درمان مبتنی بر پذیرش و تعهد برای اختلالات اضطرابی: سه مطالعه موردی نمونه ای پروتکل درمان متحد
|کد مقاله||سال انتشار||مقاله انگلیسی||ترجمه فارسی||تعداد کلمات|
|36606||2009||18 صفحه PDF||سفارش دهید||محاسبه نشده|
Publisher : Elsevier - Science Direct (الزویر - ساینس دایرکت)
Journal : Cognitive and Behavioral Practice, Volume 16, Issue 4, November 2009, Pages 368–385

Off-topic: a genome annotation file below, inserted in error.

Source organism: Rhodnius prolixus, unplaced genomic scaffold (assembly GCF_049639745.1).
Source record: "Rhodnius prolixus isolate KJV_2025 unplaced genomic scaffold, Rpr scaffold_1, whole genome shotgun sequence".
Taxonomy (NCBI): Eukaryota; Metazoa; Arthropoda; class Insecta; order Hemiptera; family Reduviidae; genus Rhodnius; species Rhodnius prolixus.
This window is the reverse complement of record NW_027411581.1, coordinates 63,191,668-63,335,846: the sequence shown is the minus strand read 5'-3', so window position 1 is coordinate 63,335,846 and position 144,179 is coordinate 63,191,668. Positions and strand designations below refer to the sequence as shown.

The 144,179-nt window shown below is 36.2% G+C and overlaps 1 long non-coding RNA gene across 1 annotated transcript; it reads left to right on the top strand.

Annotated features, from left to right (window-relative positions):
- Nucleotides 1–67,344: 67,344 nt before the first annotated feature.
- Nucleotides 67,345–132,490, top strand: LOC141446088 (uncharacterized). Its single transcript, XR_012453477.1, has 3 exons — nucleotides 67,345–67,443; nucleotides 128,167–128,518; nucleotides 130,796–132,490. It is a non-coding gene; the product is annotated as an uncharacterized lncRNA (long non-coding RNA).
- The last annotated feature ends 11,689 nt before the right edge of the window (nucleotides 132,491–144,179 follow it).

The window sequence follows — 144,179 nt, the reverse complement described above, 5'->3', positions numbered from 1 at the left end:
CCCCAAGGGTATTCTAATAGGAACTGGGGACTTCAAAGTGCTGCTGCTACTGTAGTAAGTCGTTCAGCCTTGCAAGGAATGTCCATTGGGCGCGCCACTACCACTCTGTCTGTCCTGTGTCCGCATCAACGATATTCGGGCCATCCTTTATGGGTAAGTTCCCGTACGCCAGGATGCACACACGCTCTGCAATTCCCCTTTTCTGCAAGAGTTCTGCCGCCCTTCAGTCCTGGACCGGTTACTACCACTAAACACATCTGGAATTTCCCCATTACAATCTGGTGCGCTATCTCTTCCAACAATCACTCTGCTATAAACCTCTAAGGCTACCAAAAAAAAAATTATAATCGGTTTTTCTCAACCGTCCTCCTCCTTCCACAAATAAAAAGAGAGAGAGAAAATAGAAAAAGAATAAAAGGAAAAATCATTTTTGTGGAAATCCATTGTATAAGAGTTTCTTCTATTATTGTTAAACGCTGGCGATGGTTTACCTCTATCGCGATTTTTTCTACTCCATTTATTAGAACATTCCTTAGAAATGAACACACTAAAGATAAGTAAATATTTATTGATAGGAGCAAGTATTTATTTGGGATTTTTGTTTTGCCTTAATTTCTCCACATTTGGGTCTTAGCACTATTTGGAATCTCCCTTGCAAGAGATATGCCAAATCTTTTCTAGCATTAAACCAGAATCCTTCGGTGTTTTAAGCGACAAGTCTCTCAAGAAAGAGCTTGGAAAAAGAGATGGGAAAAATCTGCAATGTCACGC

Acceptance and Commitment Therapy (ACT) is an innovative acceptance-based behavior therapy that has been applied broadly and successfully to treat a variety of clinical problems, including the anxiety disorders. Throughout treatment ACT balances acceptance and mindfulness processes with commitment and behavior change processes. As applied to anxiety disorders, ACT seeks to undermine excessive struggle with anxiety and experiential avoidance––attempts to down-regulate and control unwanted private events (thoughts, images, bodily sensations). The goal is to foster more flexible and mindful ways of relating to anxiety so individuals can pursue life goals important to them. This article describes in some detail a unified ACT protocol that can be adapted for use with persons presenting with any of the major anxiety disorders. To exemplify this approach, we present pre- and posttreatment data from three individuals with different anxiety disorders who underwent treatment over a 12-week period. The results showed positive pre- to posttreatment changes in ACT-relevant process measures (e.g., reductions in experiential avoidance, increases in acceptance and mindfulness skills), increases in quality of life, as well as significant reductions in traditional anxiety and distress measures. All three clients reported maintaining or improving on their posttreatment level of functioning. Over the last 40 years, behavior therapy has led the development of empirically derived and time-limited behavioral and cognitive-behavioral interventions to assist those suffering from anxiety and fear-related problems (Barlow, 2002 and Beck et al., 1985). This work continues in earnest, as researchers and practitioners work to improve the potency, durability, and effectiveness of such interventions. Gaining knowledge of mechanisms and processes that mediate positive outcomes continues to receive research attention as well. Over the past decade, part of this effort has focused on exploring mindfulness and acceptance-based approaches. In its most basic form, mindfulness is about focusing our attention on the present moment and making direct contact with our present experiences, with acceptance and without defense, and with as little judgment as possible (Kabat-Zinn, 1994). This work has led to innovative experimental and applied applications for a wide range of psychopathology (Hayes, Follette, & Linehan, 2004), including anxiety (Hayes, 1987 and Orsillo et al., 2005) and depression (Segal, Williams, & Teasdale, 2002). Acceptance and Commitment Therapy (ACT; Hayes, Strosahl, & Wilson, 1999) is part of this newer line of exploration, and studies have shown that ACT can be effective for the treatment of generalized anxiety disorder (Roemer, Orsillo, & Salters-Pedneault, 2008), obsessive-compulsive disorder (Twohig, Hayes, & Masuda, 2006), and posttraumatic stress disorder (Orsillo & Batten, 2005). Our purpose here is to describe an integrated application of ACT that can be adapted for use with any of the major anxiety disorders (Eifert & Forsyth, 2005), including outcome data from three clients with different anxiety disorder diagnoses. In doing so, we wish to point out that what follows is just one of several ways (not the way) that ACT may be applied to persons suffering from anxiety disorders. ACT has two major goals: (a) fostering acceptance of problematic unhelpful thoughts and feelings that cannot and perhaps need not be controlled, and (b) commitment and action toward living a life according to one's chosen values. This is why ACT is about acceptance and it is about change at the same time. Applied to anxiety disorders, clients learn to end the struggle with their anxiety-related discomfort and take charge by engaging in actions that move them closer to their chosen life goals (“values”). Instead of teaching “more, different, better” strategies to change or reduce unwanted thoughts and feelings, ACT teaches clients skills to acknowledge and observe unpleasant thoughts and feelings just as they are. This less avoidant and more flexible way of responding to anxiety and other forms of emotional discomfort creates a space for individuals to act in ways that move them in the direction of chosen life goals even when unpleasant thoughts, feelings, and bodily sensations are present. An ACT approach to anxiety disorders is predicated on the notion that anxiety disorders are characterized by experiential and emotional avoidance, defined as a tendency to engage in behaviors to alter the frequency, duration, or form of unwanted private events (i.e., thoughts, feelings, physiological events, and memories) and the situations that occasion them when such avoidance leads to problems in functioning (Hayes et al., 1999). The function of experiential avoidance is to control or minimize the impact of aversive internal experiences. Experiential avoidance can produce immediate, short-term relief from negatively evaluated anxiety-related thoughts and emotions, which negatively reinforces such behavior. It becomes problematic when it interferes with a person's everyday functioning and life-goal attainment. As described in more detail elsewhere (Eifert and Forsyth, 2005 and Forsyth et al., 2006), rigid and inflexible down-regulation of emotions and patterns of emotional and experiential avoidance is thought to function as a core psychological diathesis underlying the development and maintenance of several forms of psychopathology (Blackledge and Hayes, 2001, Hayes et al., 1996 and Kashdan et al., 2006), including all anxiety disorders and depression (Barlow, Allen, & Choate, 2004). For instance, Karekla, Forsyth, and Kelly (2004) found that emotional avoidance was more predictive of panic responses than other psychological risk factors for panic such as anxiety sensitivity, even in healthy individuals. This avoidance of discomfort is linked with language processes (e.g., entanglement in one's own judgments and evaluations), rule-governed patterns of action and inaction (e.g., “I might get anxious in that unfamiliar situation, so I'd better not go”), and negative self-evaluations (e.g., “I am worthless” or “I am incompetent”). Such avoidance is problematic because it occurs in the context of competing approach contingencies, that is, actions that clients wish to engage in as part of a good quality of life, and in that context the avoidance behavior tends to dominate over approach behavior. This is why experiential avoidance is one of the most important treatment targets in ACT. A posture of experiential acceptance, by contrast, "involves experiencing events fully and without defense . . . and involves making contact with the automatic or direct stimulus functions of events, without acting to reduce or manipulate those functions, and without acting on the basis solely of their derived verbal functions" (Hayes, 1994, p. 30). Acceptance, unlike experiential avoidance, reflects an openness to all types of experience (both aversive and pleasant) and a commitment to abandon the change agenda where it does not work well and thereby has a negative impact on functioning and only serves to increase distress, namely, in the realm of private events (Marx & Sloan, 2004). Several independent lines of research (for an extensive review, see Hayes, Luoma, Bond, Masuda, & Lillis, 2006) support the notion that rigid and inflexible (i.e., context insensitive) attempts to suppress and control unwanted private events are largely ineffective, and can result in more (not less) unwanted thoughts and emotions (Koster et al., 2003 and Purdon, 1999), increase distress and restrict effective life functioning (Marx & Sloan, 2004), and reduce engagement in meaningful and valued life activities with a concomitant poorer overall quality of life (Dahl et al., 2004 and Hayes et al., 2006). Other related lines of work have shown that avoidant coping strategies such as denial, mental disengagement, and substance abuse predicted more frequent and intense CO2-induced physical and cognitive panic symptoms than acceptance-based coping strategies (Feldner et al., 2003 and Spira et al., 2004). Similarly, Eifert and Heffner (2003) found that when highly anxious females were exposed to CO2-enriched air, participants in an acceptance context were less avoidant behaviorally, reported less intense fear and fewer catastrophic thoughts, and were less likely to drop out of the study than participants in a control context. These results were replicated in a procedurally similar study with actual clients suffering from panic disorder (Levitt et al., 2004). Lower experiential avoidance and greater acceptance also enhance willingness to engage in exposure exercises (Levitt et al., 2004) and may prevent dropout (Karekla & Forsyth, 2004) in persons with panic disorder. Collectively, this work suggests that experiential avoidance is a potentially toxic process linked with forms of distress and life impairment, and that strategies promoting approach or acceptance of discomfort may be worthwhile as healthier alternatives. As in the mindfulness-based cognitive therapy program for depression developed by Segal and colleagues (2002), one of the core skills to be learned in ACT programs is how to step out of entanglements with self-perpetuating and self-defeating emotional, cognitive, and behavioral avoidance routines. This is achieved by teaching clients various skills aimed at undermining excessive and rigid thought and emotion regulation (Masuda, Hayes, Sackett, & Twohig, 2004). Based on the bulk of empirical data showing the negative impact of experiential avoidance, ACT does not attempt to help clients to control or manage anxiety and instead teaches them how to let go of their control struggle. Thus, ACT is different from what many clients and therapists typically expect must be done to solve anxiety problems. It is therefore an essential first step in treatment that therapists help clients experience the costs of remaining trapped in the idea that effective anxiety control is a prerequisite for leading a better life, and how anxiety control strategies have negatively impacted their life functioning and increased distress when they failed to work as intended (see also Eifert and Heffner, 2003 and Levitt et al., 2004).